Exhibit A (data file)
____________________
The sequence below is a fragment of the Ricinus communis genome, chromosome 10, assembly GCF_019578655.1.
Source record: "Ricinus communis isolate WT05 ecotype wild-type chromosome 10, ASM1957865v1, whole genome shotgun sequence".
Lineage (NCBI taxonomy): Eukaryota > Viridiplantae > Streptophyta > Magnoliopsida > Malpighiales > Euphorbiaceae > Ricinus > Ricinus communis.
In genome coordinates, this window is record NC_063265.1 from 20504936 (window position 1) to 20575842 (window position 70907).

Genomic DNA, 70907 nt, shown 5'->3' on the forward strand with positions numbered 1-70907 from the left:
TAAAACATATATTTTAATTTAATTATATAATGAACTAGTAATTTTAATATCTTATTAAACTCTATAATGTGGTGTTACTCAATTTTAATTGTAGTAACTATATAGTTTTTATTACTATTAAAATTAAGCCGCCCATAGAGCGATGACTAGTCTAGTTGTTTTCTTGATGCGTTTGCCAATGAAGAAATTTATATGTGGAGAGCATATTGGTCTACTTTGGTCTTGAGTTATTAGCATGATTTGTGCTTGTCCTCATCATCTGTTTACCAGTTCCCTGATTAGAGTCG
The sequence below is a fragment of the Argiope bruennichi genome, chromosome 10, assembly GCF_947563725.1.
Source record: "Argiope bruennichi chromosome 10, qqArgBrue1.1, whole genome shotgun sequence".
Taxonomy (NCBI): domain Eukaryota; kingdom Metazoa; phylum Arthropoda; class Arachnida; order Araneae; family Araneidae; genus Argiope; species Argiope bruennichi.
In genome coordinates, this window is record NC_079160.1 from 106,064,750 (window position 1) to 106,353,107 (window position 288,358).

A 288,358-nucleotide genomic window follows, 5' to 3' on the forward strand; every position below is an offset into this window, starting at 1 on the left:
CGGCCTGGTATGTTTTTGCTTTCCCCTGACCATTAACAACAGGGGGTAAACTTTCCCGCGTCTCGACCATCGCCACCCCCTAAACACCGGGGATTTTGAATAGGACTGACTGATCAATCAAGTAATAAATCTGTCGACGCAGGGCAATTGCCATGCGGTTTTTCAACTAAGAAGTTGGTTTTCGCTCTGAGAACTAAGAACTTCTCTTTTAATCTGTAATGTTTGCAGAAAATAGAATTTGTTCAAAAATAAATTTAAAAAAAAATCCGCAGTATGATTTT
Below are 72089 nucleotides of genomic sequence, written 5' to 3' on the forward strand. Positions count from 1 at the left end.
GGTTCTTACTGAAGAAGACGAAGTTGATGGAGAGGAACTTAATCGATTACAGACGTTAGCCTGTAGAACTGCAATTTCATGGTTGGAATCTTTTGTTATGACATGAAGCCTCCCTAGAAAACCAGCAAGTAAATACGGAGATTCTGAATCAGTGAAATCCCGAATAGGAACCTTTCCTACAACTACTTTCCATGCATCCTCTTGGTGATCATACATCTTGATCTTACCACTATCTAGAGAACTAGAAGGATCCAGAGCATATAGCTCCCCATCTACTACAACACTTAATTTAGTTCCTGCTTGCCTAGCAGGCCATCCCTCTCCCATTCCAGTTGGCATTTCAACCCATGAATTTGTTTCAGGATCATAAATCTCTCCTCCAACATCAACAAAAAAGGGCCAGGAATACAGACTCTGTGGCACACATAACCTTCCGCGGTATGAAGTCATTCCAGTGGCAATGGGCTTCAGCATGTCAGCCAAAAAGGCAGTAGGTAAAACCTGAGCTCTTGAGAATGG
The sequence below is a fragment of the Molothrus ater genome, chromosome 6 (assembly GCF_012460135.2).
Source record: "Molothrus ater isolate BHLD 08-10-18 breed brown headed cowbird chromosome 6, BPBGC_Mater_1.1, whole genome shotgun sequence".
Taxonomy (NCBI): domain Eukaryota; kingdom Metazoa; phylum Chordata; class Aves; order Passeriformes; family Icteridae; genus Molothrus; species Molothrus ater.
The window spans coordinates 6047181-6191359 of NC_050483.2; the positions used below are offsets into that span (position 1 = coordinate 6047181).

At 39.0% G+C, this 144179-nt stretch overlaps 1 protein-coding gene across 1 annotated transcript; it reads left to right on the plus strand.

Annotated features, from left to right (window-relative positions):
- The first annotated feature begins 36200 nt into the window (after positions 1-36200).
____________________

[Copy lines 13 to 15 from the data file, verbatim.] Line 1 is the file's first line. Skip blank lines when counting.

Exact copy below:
Below are 72089 nucleotides of genomic sequence, written 5' to 3' on the forward strand. Positions count from 1 at the left end.
GGTTCTTACTGAAGAAGACGAAGTTGATGGAGAGGAACTTAATCGATTACAGACGTTAGCCTGTAGAACTGCAATTTCATGGTTGGAATCTTTTGTTATGACATGAAGCCTCCCTAGAAAACCAGCAAGTAAATACGGAGATTCTGAATCAGTGAAATCCCGAATAGGAACCTTTCCTACAACTACTTTCCATGCATCCTCTTGGTGATCATACATCTTGATCTTACCACTATCTAGAGAACTAGAAGGATCCAGAGCATATAGCTCCCCATCTACTACAACACTTAATTTAGTTCCTGCTTGCCTAGCAGGCCATCCCTCTCCCATTCCAGTTGGCATTTCAACCCATGAATTTGTTTCAGGATCATAAATCTCTCCTCCAACATCAACAAAAAAGGGCCAGGAATACAGACTCTGTGGCACACATAACCTTCCGCGGTATGAAGTCATTCCAGTGGCAATGGGCTTCAGCATGTCAGCCAAAAAGGCAGTAGGTAAAACCTGAGCTCTTGAGAATGG
The sequence below is a fragment of the Molothrus ater genome, chromosome 6 (assembly GCF_012460135.2).